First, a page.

Sunday, October 19, 2008

Don't Spin The Dial!

From the late 1940s’ BR (before remote) days until we got rid of the rotary tv dial, the constant admonition to kids was, “Don’t spin the dial!” Supposedly it was going to do something to the channel selector; when I became a radio-tv engineer, I realized it did nothing but polish the contacts – actually a good thing.

Rotary dials, for channels 2 through 13; when the mandatory all-channel tuners came in, you had another for 14 through 83. Did anyone really think we weren’t going to spin through nearly 70 UHF channels?

And that mysterious channel 1 – what lies there? Ages ago, someone told me it was an FBI or CIA channel. Actually, there used to be a channel 1, but no channel 2; that space was a pre-existing Amateur Radio band, which the FCC moved to what had been channel 1. No mystery, no conspiracy – just the ham radio ops.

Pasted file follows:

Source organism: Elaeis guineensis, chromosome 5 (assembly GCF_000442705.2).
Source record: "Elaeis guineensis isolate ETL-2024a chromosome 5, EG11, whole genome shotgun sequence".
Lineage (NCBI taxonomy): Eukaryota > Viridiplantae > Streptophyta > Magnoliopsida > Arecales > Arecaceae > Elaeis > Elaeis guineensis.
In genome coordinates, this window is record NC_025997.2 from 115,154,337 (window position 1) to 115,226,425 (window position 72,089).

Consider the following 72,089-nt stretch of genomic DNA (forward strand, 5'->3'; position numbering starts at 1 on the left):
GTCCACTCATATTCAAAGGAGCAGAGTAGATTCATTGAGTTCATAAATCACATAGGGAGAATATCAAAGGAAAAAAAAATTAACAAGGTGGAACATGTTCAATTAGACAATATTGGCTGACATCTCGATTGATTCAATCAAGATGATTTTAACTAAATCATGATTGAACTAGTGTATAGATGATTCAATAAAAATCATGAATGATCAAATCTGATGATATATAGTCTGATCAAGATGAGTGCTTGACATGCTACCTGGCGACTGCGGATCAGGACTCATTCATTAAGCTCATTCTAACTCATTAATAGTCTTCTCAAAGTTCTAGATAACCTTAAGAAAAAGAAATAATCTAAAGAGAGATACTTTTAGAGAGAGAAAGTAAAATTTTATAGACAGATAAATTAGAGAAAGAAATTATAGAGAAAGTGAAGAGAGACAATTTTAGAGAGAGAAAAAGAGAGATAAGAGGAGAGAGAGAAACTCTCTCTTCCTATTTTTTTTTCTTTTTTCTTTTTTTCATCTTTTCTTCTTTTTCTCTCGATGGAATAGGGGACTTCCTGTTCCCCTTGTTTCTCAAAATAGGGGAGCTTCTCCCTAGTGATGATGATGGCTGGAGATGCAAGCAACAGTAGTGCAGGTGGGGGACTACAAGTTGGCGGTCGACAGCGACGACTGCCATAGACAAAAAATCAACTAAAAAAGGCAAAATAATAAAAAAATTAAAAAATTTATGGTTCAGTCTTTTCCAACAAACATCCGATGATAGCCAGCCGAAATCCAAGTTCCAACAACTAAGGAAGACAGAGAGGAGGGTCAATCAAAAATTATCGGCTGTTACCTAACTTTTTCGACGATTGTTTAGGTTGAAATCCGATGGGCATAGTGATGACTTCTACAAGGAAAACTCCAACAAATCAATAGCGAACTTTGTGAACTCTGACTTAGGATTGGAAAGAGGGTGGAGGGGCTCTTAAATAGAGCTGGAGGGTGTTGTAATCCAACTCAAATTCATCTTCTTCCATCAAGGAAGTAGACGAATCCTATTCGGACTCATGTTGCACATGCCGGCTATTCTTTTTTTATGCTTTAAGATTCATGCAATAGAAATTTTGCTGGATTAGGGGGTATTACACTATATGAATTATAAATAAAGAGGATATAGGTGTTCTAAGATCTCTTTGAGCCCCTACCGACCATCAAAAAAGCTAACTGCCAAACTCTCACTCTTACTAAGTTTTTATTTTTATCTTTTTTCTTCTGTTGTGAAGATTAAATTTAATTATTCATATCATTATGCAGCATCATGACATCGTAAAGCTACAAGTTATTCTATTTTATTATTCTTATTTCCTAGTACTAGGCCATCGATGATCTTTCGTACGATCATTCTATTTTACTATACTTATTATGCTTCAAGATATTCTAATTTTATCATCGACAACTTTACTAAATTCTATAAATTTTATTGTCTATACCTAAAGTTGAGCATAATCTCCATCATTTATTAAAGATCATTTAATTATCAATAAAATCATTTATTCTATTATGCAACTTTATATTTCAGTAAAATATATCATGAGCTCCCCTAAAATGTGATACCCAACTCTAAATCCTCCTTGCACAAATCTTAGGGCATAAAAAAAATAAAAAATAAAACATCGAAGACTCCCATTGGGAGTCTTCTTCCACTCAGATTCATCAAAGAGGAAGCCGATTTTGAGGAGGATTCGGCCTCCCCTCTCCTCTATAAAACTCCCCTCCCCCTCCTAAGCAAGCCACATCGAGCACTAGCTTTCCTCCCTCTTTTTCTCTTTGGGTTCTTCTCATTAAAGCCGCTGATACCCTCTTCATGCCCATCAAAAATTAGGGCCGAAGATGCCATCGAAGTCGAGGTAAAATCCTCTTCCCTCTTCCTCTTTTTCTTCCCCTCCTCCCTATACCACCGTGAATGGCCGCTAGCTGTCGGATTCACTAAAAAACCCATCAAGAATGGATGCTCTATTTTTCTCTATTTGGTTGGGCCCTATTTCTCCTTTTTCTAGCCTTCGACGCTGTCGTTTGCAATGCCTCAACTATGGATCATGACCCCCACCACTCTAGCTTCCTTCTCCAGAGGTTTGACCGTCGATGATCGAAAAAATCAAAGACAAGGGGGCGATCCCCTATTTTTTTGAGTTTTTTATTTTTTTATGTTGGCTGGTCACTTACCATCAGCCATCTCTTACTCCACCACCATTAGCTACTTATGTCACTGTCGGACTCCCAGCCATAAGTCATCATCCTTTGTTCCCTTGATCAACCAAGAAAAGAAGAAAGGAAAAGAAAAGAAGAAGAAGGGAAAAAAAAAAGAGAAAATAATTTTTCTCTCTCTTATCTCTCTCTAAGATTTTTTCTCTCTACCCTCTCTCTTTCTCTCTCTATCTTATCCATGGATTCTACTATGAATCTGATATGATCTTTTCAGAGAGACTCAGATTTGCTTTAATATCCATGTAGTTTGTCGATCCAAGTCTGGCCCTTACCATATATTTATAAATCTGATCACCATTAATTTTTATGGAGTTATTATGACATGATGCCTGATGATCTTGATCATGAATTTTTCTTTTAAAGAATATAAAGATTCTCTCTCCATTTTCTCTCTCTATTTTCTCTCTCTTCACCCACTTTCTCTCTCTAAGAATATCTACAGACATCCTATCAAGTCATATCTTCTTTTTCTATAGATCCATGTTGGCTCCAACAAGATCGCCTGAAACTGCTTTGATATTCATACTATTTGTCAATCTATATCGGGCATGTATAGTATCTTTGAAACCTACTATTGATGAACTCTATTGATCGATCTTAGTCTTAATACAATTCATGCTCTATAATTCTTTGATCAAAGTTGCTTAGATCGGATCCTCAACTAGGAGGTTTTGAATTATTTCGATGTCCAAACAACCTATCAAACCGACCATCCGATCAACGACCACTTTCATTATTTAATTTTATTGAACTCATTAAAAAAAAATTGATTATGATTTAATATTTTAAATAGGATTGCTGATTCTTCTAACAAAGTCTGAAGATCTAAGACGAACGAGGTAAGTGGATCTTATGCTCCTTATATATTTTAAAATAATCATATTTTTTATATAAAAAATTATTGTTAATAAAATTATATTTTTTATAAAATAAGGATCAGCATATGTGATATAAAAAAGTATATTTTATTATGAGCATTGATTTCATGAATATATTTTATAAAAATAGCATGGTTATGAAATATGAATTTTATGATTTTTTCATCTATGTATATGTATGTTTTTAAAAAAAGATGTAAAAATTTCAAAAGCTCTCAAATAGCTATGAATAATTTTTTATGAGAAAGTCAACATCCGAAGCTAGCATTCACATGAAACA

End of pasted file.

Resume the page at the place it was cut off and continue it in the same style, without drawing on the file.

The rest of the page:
There’s enough room (on over-the-air tv) between channels 4 and 5 to fit in another channel. It’s used for all sorts of two-way radio stuff. There is just loads and loads of room between channels 6 and 7. You wouldn’t believe how much real estate lies between channels 13 and 14; you could drive three buses, side by side, through it.

Technically, television in the U.S. hasn’t changed since 1941. That’s like driving a car that runs on 67-year-old standards; you want a ’41 Chevy? In February, that all changes and we almost update to the 21st century.


Anonymous ruthc said...

We, too, were told to stop at each channel, and yelled at when we didn't. When the contacts did go we found a way to "fix" them. If we stuffed a piece of cardboard in back of the dial everything connected just fine.
Looked strange, but we were kids---we didn't care.

October 22, 2008 12:42 PM  
Blogger Tom Carten said...

That's pretty much what I would have done in my repair shop.

Parts: $0.00
Labor: $20.00

October 22, 2008 8:55 PM  
Anonymous Anonymous said...

Your blogs are very interesting, Tom.

October 23, 2008 6:13 AM  

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